So what do we do? Well, the first answer is to set ${\Delta x}$ to be 0. This is tempting, but wrong, because we end up with
(40)$\displaystyle \frac{f(x+\Delta x)-f(x)}{\Delta x}\mapsto \frac{f(x+0)-f(x)}{0}$
which is not well-defined. The second answer is to consider the limit ${\Delta x\rightarrow 0}$, so we can avoid division-by-zero errors. This is better, and we write
(41)$\displaystyle \lim_{\Delta x\rightarrow 0}\frac{\Delta f(x)}{\Delta x}=\frac{\mathrm{d} f(x)}{\mathrm{d} x}$
following Leibniz’s notation. This is the definition of the derivative of ${f}$.

1.5. Divide by Zero, and You Go To Hell! Well, formally, we need to take the limit ${\Delta x\rightarrow 0}$. What does that mean for the left hand side? Could we accidentally be dividing by ${\Delta x}$ and get infinities? This is a problem we have to seriously consider.

The first claim is that
(42)$\displaystyle f(x+\Delta x)=f(x)+\mathcal{O}(\Delta x).$
This would imply that
(43)$\displaystyle \frac{\Delta f(x)}{\Delta x} = h(x)+\mathcal{O}(\Delta x)$
for some function ${h(x)}$. There would be no division by zero errors, but still we have to prove that equation (42) is true in general, i.e. for every function ${f(x)}$. We have seen it is true only for polynomials.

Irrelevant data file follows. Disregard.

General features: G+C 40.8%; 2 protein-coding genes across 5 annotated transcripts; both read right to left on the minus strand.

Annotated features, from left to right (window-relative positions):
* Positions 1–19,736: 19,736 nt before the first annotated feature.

So, let us consider a function
(44)$\displaystyle F(x)=\frac{1}{x^{n}}$
for some ${n\in{\mathbb N}}$. What to do? Well, lets consider what happens when ${x\mapsto x+\Delta x}$, we change ${x}$ to be ${x+\Delta x}$. We have
(45)$\displaystyle F(x+\Delta x)=\frac{1}{(x+\Delta x)^{n}}$
by definition of ${F}$. We would expect then
(46)$\displaystyle \Delta F(x)=F(x+\Delta x)-F(x)=\frac{1}{(x+\Delta x)^{n}}-\frac{1}{x^{n}}.$
What to do? Well, lets gather the terms together
(47)$\displaystyle \Delta F(x)=\frac{x^{n}}{x^{n}(x+\Delta x)^{n}}-\frac{(x+\Delta x)^{n}}{x^{n}(x+\Delta x)^{n}}$
which we can do, since we multiply both terms by 1 (the first term is ${x^{n}/x^{n}}$, the second term is ${(x+\Delta x)^{n}/(x+\Delta x)^{n}}$). We can then add the fractions together
(48)$\displaystyle \Delta F(x)=\frac{x^{n}-(x+\Delta x)^{n}}{x^{n}(x+\Delta x)^{n}}$
and consider expanding the numerator and denominators out. We see that to first order, we have
(49)$\displaystyle x^{n}-(x+\Delta x)^{n}=-nx^{n-1}\Delta x+\mathcal{O}\left((\Delta x)^{2}\right)$
which shouldn’t be surprising (we’ve proven this many times so far!). The denominator expands out to be
(50)$\displaystyle x^{n}(x+\Delta x)^{n}=x^{n}(x^{n}+\mathcal{O}(\Delta x))$
which, for nonzero ${x}$, cannot be made 0.

We combine these results to write
(51)$\displaystyle \Delta F(x)=\frac{-nx^{n-1}\Delta x+\mathcal{O}\left((\Delta x)^{2}\right)}{x^{n}(x^{n}+\mathcal{O}(\Delta x))}.$
We observe that we can factor out a ${\Delta x}$ in the numerator (the upstairs part of the fraction) and then we can divide both sides by it: